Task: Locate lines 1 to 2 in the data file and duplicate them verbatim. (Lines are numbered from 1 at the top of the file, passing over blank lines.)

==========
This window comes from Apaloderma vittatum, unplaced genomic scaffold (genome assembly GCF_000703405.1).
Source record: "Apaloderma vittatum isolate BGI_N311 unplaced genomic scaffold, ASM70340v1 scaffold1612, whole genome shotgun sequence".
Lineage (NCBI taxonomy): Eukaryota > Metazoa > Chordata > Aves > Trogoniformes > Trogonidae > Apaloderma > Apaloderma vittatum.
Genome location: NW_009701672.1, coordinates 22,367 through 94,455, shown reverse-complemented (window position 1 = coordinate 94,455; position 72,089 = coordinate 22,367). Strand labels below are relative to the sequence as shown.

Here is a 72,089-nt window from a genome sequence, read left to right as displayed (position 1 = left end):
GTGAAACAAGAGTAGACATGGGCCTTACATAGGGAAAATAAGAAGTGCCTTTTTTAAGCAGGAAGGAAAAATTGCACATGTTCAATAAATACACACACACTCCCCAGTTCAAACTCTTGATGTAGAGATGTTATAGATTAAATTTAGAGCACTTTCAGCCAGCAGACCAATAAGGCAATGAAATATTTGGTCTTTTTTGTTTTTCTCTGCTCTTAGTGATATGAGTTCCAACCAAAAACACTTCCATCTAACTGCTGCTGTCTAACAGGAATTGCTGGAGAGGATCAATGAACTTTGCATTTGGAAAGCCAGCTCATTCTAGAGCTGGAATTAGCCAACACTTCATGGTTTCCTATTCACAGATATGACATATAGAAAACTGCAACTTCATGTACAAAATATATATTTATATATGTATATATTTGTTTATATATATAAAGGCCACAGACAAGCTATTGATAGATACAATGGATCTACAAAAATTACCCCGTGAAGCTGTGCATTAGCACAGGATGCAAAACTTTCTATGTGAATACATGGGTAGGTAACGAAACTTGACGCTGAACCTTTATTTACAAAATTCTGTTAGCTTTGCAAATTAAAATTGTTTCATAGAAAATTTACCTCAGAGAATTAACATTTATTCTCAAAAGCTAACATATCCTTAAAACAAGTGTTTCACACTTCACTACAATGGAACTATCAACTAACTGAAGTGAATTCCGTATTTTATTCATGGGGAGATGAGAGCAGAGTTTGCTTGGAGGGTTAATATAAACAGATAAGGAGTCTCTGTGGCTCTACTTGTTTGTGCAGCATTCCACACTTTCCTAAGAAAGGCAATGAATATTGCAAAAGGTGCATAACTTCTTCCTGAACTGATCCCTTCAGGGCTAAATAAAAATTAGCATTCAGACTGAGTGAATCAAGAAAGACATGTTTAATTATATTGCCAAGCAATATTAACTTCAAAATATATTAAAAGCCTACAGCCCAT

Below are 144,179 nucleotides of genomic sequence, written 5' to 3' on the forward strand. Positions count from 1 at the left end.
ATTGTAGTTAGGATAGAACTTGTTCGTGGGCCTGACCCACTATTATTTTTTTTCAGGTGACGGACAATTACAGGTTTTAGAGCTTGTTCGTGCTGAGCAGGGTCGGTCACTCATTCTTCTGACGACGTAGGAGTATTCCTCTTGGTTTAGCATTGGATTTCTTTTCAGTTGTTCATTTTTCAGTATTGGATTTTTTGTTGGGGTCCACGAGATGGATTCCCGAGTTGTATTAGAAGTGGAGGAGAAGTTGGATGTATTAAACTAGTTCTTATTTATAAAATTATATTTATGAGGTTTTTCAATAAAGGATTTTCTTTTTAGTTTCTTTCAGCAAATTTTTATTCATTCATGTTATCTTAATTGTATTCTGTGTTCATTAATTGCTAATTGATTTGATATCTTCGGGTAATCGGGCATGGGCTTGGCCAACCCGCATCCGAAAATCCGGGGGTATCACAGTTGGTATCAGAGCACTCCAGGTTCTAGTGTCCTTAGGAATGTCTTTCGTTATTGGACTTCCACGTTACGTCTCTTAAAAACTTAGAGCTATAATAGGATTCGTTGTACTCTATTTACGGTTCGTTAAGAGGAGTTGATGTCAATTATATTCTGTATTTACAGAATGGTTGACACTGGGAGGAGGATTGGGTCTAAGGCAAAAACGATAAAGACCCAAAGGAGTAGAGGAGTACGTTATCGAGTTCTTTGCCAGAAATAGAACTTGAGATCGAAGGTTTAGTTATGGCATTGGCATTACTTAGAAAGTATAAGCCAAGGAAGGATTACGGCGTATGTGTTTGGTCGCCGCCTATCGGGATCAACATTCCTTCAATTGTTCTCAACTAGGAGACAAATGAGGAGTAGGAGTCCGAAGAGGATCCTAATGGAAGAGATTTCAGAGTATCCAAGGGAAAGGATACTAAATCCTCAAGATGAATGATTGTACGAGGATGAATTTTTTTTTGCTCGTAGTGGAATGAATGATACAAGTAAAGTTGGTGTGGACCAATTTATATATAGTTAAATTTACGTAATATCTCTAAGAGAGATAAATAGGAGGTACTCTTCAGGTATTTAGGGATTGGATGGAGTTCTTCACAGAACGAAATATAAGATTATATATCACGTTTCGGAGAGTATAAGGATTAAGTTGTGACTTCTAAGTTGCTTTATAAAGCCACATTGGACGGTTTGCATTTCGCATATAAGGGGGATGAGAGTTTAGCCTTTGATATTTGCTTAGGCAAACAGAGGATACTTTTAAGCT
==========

This window comes from Apaloderma vittatum, unplaced genomic scaffold (genome assembly GCF_000703405.1).
Source record: "Apaloderma vittatum isolate BGI_N311 unplaced genomic scaffold, ASM70340v1 scaffold1612, whole genome shotgun sequence".